You can expect to hear more on this story as it continues to develop, but I thought I’d be (one of) the first to reveal that the town of Hoedspruit in Limpopo is no more. It’s gone.
And we have indeed lost a gem in “Hat-River”:
The name Hoedspruit itself was given by Dawid Johannes Joubert and was directly as a result of an incident after a major cloud burst on Mariepskop area in 1844 (when he first arrived in the area) which caused the “now called Zandspruit” to come down in a flash flood. During this even he ended up losing his hat in the flooding river. Bearing in mind that a hat in those days was a valuable resource for a farmer (sun protection etc) and not something that could be easily replaced as there were not “hat shops” on every corner, this in itself was a major event for Dawid Joubert and as a result, he then named the river the Hoedspruit (the Hat River) – as in the River that stole his Hat.
Crazy story. Crazy name. Crazy place. Crazy that it’s just no longer with us.
Sure, it seems almost impossible to believe that a town of close on 4,000 inhabitants could have simply disappeared, but we looked for ages on a really big map and we couldn’t find it, and we’re pretty much experts in this kind of thing, so it must be true.
Sadly, I just don’t have the time to follow up on this personally, but if you are aware of any other small, but strategically important (Hoedspruit was the gateway to the Kruger National Park and had an Air Force Base right next door) towns which have mysteriously gone missing, then please let me know.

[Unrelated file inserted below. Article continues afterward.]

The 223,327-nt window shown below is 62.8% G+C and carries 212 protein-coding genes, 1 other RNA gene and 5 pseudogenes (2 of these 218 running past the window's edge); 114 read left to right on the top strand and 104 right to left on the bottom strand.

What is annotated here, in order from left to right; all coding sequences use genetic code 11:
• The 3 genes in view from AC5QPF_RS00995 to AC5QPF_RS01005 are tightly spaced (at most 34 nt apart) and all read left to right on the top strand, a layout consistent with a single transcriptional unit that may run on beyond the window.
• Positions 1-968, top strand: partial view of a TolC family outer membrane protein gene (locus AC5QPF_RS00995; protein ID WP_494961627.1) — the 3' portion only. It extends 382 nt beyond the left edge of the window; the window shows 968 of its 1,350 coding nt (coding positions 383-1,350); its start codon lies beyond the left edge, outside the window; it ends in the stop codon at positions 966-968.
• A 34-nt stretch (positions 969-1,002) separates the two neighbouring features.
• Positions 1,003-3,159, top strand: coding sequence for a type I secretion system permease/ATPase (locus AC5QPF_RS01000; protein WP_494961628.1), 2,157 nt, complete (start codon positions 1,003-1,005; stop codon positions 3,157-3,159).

I have plans to drive through somewhere near where Hoedspruit probably once was next month, so I’ll be able to report back on whether I manage to find it, or anything where it might have been, then. In the meantime, it’s back to that office in Claremont where we can once again scour north-east SA for any sign of this missing settlement.
Are you married? Of course you are. Or perhaps you’re not. Maybe “it’s complicated”, although to be honest, it really shouldn’t be too difficult to work out since it’s a rather binary state of affairs (no pun intended).
We all recognise that one of the enduring symbols of marriage is the wedding ring. If you are married, you can always glance down and instantly remember that you are married. How far do most of us glance down? To the fourth finger on our left hand, of course, as tradition dictates. I say “most of us”, because if you’re in rural Limpopo, there is somewhere else you can stick it.
Hence a recent paper (A Fhima & N Lahouel, 2016) in the South African Medical Journal:
We report a case of penile strangulation with a wedding ring in an adult man who presented at Van Velden Hospital casualty department, Limpopo, South Africa.
Meh. Penile strangulation with a wedding ring. We’ve all done it*.
Penile strangulation is a rarely described medical emergency. Removal of the strangulating object is challenging, with a lack of proper guidelines.
Already, this is good. But the detail is better. Much, much better:
A 28-year-old man presented to the casualty department of Van Velden Hospital, which is in a rural part of Limpopo Province, South Africa…
…accompanied by his mother.
u wot m8?
Ag, nooit! How do we think that phone call went, then?
Hi Mum. Hoe gaan dit? No, no, I’m fine thanks. Er… just wondering if you were doing anything this evening? Any plans? I… er… It’s just I need a lift. Where? Oh, nowhere really. Maybe the… hospital. A bit. Why? Oh, no particular reason. Just…
[whispers] …please hurry.
And when they got there…